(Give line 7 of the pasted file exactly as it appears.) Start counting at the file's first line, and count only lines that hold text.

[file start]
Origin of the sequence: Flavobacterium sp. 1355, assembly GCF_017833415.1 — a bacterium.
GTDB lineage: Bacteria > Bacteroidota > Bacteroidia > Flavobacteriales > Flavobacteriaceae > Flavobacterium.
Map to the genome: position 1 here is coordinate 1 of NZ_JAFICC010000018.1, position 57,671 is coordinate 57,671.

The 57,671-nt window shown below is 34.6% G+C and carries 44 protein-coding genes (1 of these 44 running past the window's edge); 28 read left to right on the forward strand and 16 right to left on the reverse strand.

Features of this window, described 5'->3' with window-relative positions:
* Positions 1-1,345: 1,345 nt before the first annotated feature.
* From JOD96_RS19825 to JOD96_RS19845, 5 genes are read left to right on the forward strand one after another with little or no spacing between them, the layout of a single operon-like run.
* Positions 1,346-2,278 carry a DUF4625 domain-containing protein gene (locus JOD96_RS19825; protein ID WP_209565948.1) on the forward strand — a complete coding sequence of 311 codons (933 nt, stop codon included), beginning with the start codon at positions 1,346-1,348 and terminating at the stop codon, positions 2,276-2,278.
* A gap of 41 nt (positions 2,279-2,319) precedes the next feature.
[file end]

* From JOD96_RS19825 to JOD96_RS19845, 5 genes are read left to right on the forward strand one after another with little or no spacing between them, the layout of a single operon-like run.